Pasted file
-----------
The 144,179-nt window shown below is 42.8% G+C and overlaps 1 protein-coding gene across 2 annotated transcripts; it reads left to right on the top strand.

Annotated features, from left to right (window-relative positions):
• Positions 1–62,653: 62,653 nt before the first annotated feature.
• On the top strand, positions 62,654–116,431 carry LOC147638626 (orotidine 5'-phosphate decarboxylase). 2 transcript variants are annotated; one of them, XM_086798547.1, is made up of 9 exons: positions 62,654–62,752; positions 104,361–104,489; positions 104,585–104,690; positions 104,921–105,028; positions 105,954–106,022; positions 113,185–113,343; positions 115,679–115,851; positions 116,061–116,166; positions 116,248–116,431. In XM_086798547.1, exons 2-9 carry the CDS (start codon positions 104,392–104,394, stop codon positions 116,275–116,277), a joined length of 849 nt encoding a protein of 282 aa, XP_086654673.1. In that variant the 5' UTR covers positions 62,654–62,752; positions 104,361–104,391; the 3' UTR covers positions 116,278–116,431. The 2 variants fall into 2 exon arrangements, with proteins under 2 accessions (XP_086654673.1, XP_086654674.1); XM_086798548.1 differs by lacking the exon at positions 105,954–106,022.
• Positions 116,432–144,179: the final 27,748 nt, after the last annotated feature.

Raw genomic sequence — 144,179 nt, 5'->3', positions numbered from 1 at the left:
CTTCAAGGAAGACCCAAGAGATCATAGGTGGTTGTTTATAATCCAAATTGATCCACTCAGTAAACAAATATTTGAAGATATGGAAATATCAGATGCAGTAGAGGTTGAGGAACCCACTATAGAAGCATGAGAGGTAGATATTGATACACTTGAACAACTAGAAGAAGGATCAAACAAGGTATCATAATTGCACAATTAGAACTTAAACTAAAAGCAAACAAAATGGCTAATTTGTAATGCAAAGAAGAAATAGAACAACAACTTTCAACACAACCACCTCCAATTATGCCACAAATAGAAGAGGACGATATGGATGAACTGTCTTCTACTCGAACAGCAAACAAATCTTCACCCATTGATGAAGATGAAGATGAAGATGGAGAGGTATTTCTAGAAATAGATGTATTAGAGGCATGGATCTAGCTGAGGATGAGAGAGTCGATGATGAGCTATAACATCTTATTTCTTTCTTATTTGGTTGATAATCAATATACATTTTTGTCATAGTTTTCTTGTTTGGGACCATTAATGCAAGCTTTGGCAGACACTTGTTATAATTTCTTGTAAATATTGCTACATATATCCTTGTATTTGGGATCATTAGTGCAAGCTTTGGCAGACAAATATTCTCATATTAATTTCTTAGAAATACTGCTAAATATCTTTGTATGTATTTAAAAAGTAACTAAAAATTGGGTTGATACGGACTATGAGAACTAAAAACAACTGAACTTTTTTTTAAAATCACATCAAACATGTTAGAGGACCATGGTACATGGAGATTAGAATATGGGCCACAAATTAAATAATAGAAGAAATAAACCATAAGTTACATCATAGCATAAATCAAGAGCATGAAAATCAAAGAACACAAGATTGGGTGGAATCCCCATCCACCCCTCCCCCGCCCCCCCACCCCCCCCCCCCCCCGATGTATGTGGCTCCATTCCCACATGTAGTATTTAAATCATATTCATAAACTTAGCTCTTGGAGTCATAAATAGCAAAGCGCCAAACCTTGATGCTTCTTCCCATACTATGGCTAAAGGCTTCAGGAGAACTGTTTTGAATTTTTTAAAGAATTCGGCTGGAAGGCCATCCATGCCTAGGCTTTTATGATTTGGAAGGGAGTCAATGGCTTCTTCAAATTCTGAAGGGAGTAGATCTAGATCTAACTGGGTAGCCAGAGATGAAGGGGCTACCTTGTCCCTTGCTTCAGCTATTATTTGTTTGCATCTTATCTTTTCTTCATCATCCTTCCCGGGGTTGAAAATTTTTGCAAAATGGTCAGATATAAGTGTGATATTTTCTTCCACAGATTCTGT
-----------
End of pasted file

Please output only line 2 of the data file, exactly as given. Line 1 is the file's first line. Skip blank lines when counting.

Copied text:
Annotated features, from left to right (window-relative positions):